Says U.S. is world’s policeman despite widespread opposition to role by Americans

Kurt Nimmo
March 19, 2014

Israel’s defense minister, Moshe Ya’alon, used the State Department orchestrated unraveling of Ukraine and the failure of the United States to confront Russia militarily to criticize the “weakness” of the Obama administration. He said because the U.S. has not pursued the role of world policeman more aggressively it is inviting terrorism.

Israel's defense minister, Moshe Ya'alon: "Nobody will replace the United States as global policeman. I hope the United States comes to its senses."
Israel’s defense minister, Moshe Ya’alon: “Nobody will replace the United States as global policeman. I hope the United States comes to its senses.”

“If you sit and wait at home, the terrorism will come again,” Ya’alon said during a speech at Tel Aviv University. “This is a war of civilizations. If your image is feebleness, it doesn’t pay in the world. Nobody will replace the United States as global policeman. I hope the United States comes to its senses. If it doesn’t, it will challenge the world order, and the United States is the one that will suffer.”

“We were shocked by Moshe Ya’alon’s comments, which seriously call into question his commitment to Israel’s relationship with the United States,” an unnamed U.S. official told the Israeli newspaper, Haaretz. “This is part of a disturbing pattern in which the defense minister disparages the US administration, and insults its most senior officials. Given the unprecedented commitment that this administration has made to Israel’s security, we are mystified why the defense minister seems intent on undermining the relationship.”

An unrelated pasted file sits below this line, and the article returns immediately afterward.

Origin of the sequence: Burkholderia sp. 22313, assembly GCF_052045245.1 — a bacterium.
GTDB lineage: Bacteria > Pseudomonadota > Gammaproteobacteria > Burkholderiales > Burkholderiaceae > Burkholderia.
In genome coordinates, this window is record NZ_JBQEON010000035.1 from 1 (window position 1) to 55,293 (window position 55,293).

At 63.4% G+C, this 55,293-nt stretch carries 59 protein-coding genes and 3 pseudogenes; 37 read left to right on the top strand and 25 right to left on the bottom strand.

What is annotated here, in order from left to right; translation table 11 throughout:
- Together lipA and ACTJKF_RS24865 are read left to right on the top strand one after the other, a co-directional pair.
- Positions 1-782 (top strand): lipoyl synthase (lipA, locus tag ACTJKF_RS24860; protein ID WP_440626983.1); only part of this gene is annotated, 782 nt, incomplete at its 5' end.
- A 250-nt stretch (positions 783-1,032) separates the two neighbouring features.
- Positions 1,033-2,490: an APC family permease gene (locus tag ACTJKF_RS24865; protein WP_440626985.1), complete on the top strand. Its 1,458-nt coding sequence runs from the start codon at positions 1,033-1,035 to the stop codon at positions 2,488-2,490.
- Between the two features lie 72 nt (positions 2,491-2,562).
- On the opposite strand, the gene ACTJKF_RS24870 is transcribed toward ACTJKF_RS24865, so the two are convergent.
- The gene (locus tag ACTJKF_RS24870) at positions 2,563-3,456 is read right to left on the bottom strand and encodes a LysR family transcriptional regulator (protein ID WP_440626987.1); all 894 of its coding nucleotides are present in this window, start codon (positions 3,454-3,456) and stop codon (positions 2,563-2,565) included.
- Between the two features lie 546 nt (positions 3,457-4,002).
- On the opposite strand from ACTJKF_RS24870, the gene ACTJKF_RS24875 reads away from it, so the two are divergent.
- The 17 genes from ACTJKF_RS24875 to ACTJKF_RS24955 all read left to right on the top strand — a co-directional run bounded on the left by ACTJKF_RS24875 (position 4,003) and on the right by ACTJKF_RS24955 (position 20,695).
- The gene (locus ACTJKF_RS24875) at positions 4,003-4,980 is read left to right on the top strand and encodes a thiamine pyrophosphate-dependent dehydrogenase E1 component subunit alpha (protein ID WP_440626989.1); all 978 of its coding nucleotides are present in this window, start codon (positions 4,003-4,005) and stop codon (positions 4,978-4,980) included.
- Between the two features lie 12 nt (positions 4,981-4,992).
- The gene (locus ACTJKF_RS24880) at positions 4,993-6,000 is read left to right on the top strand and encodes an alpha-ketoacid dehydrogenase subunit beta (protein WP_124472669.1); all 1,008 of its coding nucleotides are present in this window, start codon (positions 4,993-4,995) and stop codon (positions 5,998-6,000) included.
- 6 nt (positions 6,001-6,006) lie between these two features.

According to polls, Americans are uniformly opposed to the United States assuming the role of global policeman and reacting militarily to international crises such as the civil war in Syria or the coup in Ukraine. Majorities believe it is not appropriate for the United States “to punish governments” when they allegedly use chemicals weapons and kill civilians. A plurality of Americans “say that the United States has no responsibility to get involved in Ukraine even under extreme circumstances” and “has no responsibility to protect Ukraine in the case of a Russian invasion,” according to a survey conducted earlier this month.

A Pew Research poll conducted on March 11 revealed nearly three quarters of poll participants rejected involvement in the situation with Ukraine and Russia.

Despite the widespread belief by the American people that military intervention abroad is inappropriate, the Obama administration and members of Congress have called for confronting Russia over its reaction to the coup orchestrated by the U.S. State Department in Ukraine and the decision by the people of Crimea to secede from the country.

While the Obama administration has called for sanctions imposed on Russia, a move some consider an act of war, others in Congress have called for arming the Ukrainian junta and providing non-lethal assistance.